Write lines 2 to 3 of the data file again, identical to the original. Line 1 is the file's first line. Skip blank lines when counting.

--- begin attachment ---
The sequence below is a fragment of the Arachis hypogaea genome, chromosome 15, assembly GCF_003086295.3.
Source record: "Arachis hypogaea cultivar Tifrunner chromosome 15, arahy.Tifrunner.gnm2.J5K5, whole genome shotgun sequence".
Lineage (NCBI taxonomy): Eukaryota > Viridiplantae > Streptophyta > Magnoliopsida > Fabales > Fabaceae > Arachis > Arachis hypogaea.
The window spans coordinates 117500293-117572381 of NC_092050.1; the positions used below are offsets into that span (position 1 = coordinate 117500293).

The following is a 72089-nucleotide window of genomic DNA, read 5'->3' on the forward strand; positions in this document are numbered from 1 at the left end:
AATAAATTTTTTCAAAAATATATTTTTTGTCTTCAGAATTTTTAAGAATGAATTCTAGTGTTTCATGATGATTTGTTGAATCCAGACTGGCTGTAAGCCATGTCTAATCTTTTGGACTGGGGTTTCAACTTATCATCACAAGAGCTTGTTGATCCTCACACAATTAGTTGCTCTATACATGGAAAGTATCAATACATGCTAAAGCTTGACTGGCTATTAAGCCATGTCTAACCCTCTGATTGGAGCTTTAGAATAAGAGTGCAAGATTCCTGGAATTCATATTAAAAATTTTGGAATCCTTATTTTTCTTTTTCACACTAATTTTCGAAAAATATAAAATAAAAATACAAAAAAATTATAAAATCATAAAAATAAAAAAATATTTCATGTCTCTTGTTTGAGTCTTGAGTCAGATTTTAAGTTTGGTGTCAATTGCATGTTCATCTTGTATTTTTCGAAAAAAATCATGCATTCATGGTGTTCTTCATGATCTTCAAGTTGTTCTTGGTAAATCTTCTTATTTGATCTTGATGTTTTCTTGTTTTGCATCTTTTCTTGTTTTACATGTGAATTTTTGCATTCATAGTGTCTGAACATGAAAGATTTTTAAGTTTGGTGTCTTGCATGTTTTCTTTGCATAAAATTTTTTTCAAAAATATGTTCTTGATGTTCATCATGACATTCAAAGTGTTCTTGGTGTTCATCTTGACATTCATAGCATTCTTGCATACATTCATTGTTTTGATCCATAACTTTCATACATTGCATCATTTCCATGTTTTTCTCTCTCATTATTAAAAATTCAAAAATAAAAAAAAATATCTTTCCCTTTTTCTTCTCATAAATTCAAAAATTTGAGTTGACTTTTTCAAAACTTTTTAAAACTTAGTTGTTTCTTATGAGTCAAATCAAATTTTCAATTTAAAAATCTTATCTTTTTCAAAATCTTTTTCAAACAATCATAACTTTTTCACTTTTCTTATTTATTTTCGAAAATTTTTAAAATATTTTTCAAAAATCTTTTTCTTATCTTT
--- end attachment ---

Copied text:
Source record: "Arachis hypogaea cultivar Tifrunner chromosome 15, arahy.Tifrunner.gnm2.J5K5, whole genome shotgun sequence".
Lineage (NCBI taxonomy): Eukaryota > Viridiplantae > Streptophyta > Magnoliopsida > Fabales > Fabaceae > Arachis > Arachis hypogaea.